- to deposit as security, as for money borrowed, especially with a pawnbroker: He raised the money by pawning his watch.
- to pledge; stake; risk: to pawn one's life.
- the state of being deposited or held as security, especially with or by a pawnbroker: jewels in pawn.
- something given or deposited as security, as for money borrowed.
- a person serving as security; hostage.
- the act of pawning.
Origin of pawn1
SynonymsSee more synonyms on Thesaurus.com
Examples from the Web for pawned
Thrice at a crisis I pawned my watch, and thrice I rallied and rescued it.
In half an hour my watch was pawned, and the affair concluded.
The volume had undoubtedly been stolen, and pawned by the thief.Aztec Land
Maturin M. Ballou
He pawned a snake-shaped ring, and they identified this Walenn by it.The First and The Last
He sat up and groped for his watch, then remembered he had pawned it after the poker game.The Hoofer
Walter M. Miller
- to deposit (an article) as security for the repayment of a loan, esp from a pawnbroker
- to staketo pawn one's honour
- an article deposited as security
- the condition of being so deposited (esp in the phrase in pawn)
- a person or thing that is held as a security, esp a hostage
- the act of pawning
- a chessman of the lowest theoretical value, limited to forward moves of one square at a time with the option of two squares on its initial move: it captures with a diagonal move onlyAbbreviation: P Compare piece (def. 12)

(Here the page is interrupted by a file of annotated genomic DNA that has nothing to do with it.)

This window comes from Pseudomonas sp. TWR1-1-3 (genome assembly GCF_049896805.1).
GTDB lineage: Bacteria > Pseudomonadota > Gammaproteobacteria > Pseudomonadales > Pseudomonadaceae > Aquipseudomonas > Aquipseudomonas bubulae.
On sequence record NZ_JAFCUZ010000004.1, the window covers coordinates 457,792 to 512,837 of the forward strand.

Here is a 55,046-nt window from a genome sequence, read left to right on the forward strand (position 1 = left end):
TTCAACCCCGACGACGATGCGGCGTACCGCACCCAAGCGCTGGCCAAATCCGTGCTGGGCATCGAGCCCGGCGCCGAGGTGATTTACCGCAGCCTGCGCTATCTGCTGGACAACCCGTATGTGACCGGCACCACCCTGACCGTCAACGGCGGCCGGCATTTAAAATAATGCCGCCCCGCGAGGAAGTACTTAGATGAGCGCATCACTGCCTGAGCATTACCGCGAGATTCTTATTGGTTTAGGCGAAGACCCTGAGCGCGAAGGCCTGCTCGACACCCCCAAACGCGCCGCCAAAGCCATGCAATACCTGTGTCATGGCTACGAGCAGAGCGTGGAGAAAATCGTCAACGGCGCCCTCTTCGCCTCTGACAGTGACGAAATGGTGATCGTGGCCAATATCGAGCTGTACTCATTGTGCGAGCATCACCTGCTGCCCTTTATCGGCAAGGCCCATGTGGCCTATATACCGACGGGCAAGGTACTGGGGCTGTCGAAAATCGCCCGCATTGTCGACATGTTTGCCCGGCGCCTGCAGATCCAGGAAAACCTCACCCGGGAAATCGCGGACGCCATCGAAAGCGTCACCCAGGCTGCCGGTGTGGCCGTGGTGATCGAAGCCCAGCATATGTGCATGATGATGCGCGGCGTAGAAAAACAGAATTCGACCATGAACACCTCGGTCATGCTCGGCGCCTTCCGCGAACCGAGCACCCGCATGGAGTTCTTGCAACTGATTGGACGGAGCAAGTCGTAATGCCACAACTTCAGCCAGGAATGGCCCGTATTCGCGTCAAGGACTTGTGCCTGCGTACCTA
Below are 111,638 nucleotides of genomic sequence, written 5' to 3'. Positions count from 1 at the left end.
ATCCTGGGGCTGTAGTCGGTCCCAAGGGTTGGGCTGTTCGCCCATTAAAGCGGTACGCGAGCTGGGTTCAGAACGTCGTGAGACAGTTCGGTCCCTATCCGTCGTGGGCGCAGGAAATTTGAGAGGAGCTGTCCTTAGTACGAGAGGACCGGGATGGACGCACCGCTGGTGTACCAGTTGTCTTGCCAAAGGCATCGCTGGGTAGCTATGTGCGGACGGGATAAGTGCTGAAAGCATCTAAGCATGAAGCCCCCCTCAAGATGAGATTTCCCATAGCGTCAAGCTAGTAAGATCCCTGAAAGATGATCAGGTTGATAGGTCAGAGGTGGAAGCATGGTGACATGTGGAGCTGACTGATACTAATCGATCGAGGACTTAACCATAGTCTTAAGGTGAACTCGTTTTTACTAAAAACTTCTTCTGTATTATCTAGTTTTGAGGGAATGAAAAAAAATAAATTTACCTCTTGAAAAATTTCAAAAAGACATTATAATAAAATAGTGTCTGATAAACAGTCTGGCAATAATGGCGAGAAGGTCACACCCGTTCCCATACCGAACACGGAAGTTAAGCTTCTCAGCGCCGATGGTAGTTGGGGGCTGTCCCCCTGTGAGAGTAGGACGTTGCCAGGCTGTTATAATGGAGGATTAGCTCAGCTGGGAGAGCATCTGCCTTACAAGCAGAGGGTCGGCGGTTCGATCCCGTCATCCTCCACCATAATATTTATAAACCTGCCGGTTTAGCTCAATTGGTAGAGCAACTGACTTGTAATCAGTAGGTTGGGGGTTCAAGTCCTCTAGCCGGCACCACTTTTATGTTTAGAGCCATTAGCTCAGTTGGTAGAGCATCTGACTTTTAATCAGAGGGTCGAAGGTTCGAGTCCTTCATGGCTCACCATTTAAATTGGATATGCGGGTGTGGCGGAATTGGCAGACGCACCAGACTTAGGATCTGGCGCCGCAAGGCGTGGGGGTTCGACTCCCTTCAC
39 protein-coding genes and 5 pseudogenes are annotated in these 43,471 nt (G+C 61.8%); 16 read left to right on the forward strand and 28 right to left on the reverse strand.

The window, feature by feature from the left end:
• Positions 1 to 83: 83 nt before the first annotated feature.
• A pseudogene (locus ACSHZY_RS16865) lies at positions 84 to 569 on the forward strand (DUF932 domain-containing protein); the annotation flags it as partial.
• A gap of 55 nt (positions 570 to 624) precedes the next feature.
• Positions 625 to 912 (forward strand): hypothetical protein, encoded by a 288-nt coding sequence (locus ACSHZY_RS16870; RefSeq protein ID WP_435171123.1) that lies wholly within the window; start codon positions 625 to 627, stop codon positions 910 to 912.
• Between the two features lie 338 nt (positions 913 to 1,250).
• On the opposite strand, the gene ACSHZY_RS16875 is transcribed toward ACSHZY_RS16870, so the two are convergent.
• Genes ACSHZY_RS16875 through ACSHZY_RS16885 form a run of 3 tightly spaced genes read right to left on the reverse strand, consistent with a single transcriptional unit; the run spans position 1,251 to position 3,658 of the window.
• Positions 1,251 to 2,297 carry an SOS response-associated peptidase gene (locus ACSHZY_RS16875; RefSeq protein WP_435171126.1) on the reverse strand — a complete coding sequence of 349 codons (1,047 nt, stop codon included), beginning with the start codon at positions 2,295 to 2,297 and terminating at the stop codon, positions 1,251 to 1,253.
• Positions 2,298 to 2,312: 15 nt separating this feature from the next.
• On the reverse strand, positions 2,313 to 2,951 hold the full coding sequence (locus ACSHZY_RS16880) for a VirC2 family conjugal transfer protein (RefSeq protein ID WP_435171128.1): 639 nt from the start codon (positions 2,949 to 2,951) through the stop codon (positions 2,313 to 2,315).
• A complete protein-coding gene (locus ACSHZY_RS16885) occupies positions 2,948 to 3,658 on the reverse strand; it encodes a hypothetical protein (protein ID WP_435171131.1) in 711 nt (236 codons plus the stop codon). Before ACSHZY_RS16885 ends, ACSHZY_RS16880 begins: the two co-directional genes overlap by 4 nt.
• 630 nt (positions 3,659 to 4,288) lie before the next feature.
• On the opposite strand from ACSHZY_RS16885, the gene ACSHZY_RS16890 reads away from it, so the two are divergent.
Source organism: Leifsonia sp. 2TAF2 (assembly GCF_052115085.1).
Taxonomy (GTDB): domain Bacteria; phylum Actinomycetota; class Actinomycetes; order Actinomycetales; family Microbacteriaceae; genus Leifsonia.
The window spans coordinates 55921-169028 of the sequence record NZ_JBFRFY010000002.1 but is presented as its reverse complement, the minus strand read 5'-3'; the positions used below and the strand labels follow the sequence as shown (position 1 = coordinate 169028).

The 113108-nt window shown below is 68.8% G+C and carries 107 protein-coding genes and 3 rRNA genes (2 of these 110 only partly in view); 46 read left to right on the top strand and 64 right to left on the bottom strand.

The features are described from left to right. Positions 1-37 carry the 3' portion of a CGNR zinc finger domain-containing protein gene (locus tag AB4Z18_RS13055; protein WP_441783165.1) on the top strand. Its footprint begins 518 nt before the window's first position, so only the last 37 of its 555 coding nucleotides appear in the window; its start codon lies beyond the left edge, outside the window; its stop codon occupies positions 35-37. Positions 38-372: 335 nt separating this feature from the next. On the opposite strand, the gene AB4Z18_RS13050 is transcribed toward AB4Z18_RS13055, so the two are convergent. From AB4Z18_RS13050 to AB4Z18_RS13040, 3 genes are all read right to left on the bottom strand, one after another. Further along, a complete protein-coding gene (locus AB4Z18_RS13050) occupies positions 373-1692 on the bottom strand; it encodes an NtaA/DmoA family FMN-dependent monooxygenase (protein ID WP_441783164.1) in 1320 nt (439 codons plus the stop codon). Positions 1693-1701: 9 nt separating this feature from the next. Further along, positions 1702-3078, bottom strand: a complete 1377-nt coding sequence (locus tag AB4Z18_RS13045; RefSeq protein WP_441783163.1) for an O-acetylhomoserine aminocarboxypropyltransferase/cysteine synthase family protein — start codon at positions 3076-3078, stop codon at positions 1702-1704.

- a person, group, etc, manipulated by another
Word Origin and History for pawned
"something left as security," late 15c. (mid-12c. as Anglo-Latin pandum), from Old French pan, pant "pledge, security," also "booty, plunder," perhaps from Frankish or some other Germanic source (cf. Old High German pfant, German Pfand, Middle Dutch pant, Old Frisian pand "pledge"), from West Germanic *panda, of unknown origin.
The Old French word is identical to pan "cloth, piece of cloth," from Latin pannum (nominative pannus) "cloth, piece of cloth, garment" and Klein's sources feel this is the source of both the Old French and West Germanic words (perhaps on the notion of cloth used as a medium of exchange).
lowly chess piece, late 14c., from Anglo-French poun, Old French peon, earlier pehon, from Medieval Latin pedonem "foot soldier," from Late Latin pedonem (nominative pedo) "one going on foot," from Latin pes (genitive pedis) "foot" (see foot (n.)). The chess sense was in Old French by 13c. Figurative use, of persons, is from 1580s.
"to give (something) as security in exchange for," 1560s, from pawn (n.1). Related: Pawned; pawning.